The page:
This Sunday the ninth edition of the Vendee Globe, one of the longest and most punishing races in the world, gets under way.
Each competitor must sail alone and continuously around the planet.
They can drop anchor, but they cannot return to dry land or receive assistance from another boat.
The one exception is when one competitor rescues another. Given the route takes the race through the Southern seas and far from the nearest assistance, their rivals are often their best hope of rescue.
Pete Goss was awarded the Legion d’Honneur – France’s highest honour – after risking his own life by turning back into a Southern Ocean hurricane to rescue French sailor Raphael Dinelli in the 1996-97 race, while fellow Briton Sam Davies went to the aid of another French sailor while competing in 2008.
The race happens every four years. It starts and ends in Les Sables d’Olonne on France’s Atlantic coast. The journey covers 24,000 nautical miles and was completed in a record 74 days, three hours and 35 minutes by Frenchman Armel Le Cleac’h in 2017.
All the boats that take part are 60 feet long and the most advanced can reach speeds of 30 knots (about 35mph) in downwind conditions.
More people have walked on the moon, than women have competed in the Vendee Globe.
However this year, six female skippers will take be among the 33-strong field, three of whom are Britons.
Pip Hare, Miranda Merron and Sam Davies all spoke to BBC Radio Four’s Women’s Hour last week.
“We have satellite phones so we can stay in touch, but we escape a lot and we live in our own little bubble out there to sail safely and survive all the challenges that are thrown at us,” explained Davies, who finished fourth in the 2008-09 race.
“There are moments where you have to be 100% focused just to keep your life out of danger.”
Merron is making her debut in the race, but has completed two stages of the Volvo Ocean Race and attempted the Trophy Jules Verne, a crewed round-the-world attempt.
“It will take me about three months because I have an older boat. Given the state of affairs on land, I am absolutely thrilled to be going away for quite a long time,” she said.
“The Atlantic is generally a bit easier than the Southern Indian and Southern Pacific. Having been in the Southern Ocean before, it is not really a place for mankind, it is a long way from anything and if something goes wrong, your nearest help will almost certainly be a fellow competitor.”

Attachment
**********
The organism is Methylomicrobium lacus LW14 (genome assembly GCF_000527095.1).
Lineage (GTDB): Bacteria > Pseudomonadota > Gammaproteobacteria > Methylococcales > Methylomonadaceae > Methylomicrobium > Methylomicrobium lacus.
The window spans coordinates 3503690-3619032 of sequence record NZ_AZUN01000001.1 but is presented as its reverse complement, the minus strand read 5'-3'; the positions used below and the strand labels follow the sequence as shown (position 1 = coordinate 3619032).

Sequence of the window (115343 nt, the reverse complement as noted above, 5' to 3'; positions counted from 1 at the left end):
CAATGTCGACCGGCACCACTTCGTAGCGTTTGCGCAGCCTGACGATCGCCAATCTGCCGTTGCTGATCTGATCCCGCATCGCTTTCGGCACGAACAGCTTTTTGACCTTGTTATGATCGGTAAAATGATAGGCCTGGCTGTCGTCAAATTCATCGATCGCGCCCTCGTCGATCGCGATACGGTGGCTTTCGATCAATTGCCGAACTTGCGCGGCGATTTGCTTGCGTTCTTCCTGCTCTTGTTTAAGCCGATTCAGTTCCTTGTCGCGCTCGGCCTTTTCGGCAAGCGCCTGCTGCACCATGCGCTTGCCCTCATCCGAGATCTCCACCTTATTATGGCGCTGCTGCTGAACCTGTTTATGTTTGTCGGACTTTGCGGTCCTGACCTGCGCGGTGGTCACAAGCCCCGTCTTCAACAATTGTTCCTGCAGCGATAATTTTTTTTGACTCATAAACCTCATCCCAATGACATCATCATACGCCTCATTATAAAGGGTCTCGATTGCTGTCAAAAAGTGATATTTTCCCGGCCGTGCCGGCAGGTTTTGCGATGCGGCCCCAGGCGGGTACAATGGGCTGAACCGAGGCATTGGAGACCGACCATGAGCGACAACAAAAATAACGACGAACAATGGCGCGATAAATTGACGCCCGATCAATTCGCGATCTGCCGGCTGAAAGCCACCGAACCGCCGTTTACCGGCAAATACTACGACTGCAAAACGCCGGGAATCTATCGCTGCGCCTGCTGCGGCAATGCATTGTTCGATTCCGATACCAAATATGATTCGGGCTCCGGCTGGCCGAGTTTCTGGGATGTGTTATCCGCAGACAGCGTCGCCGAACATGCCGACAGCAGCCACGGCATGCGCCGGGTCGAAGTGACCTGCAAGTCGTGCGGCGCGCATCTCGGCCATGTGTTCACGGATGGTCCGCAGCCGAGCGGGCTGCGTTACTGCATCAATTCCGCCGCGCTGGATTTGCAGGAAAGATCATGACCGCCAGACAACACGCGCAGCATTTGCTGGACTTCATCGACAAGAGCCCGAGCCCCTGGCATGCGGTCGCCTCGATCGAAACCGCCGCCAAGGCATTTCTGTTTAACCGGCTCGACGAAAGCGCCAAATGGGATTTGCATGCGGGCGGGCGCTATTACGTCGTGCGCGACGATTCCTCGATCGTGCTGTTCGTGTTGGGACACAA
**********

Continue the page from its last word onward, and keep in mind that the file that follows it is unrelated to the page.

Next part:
“One of the interesting and incredible things about the Vendee Globe is the range of entries and projects,” added Hare, who has a professional sailing career spanning 25 years.
“There are 33 entries and the age of the boats spans about 20 years. We all have our own stories and it is about the ability to keep on going on.
“It becomes more about what is in your head than your physical ability and that is why men and women can compete on equal terms.
“There is one person managing a 60-foot boat with a sail area that can cover three tennis courts. You are constantly moving. The brain has to regulate, risk assess and problem solve. It is a unique set of qualities you need and it is so much more than physical.”
Compatriot Alex Thomson, on board Hugo Boss, is one of the favourites for this year’s race having finished second in 2017 and third in 2013. His top-three finishes followed retirements from the 2004-05 and 2008-09 races.
The difference that sets apart the fastest competitors is the way they pick between high and low pressure to optimise the wind conditions.
The field strike south after leaving the Bay of Biscay, skirting around the west coast of north Africa, rounding the Cape of Good Hope, passing south of Australia and New Zealand, coming round Cape Horn at the south tip of South America before heading north back up the Atlantic to France.
The route involves passing through the ‘doldrums’ – a belt around the Equator characterised by light winds that can leave boats struggling to make progress.
The event has been characterised by extreme danger and extraordinary feats of endurance.
In 2001 Britain’s Ellen MacArthur was greeted by crowds of 200,000 people after she became the youngest person and fastest woman to complete the race, aged 24.
Four years before, her compatriot Tony Bullimore was presumed to have died when his boat was found capsized after encountering 100mph winds, 1,500 miles off the coast of Australia.
However the then 57-year-old survived in an airpocket of the upturned hull, living off chocolate bars for four days before being rescued by the Australian navy.
Others have been less fortunate. Briton Nigel Burgess is one of three men lost at sea in the race or on the way to the startline.
In the average Vendee Globe race, only around 55% of entrants will finish, with others being forced to withdraw because of damage sustained in rough conditions.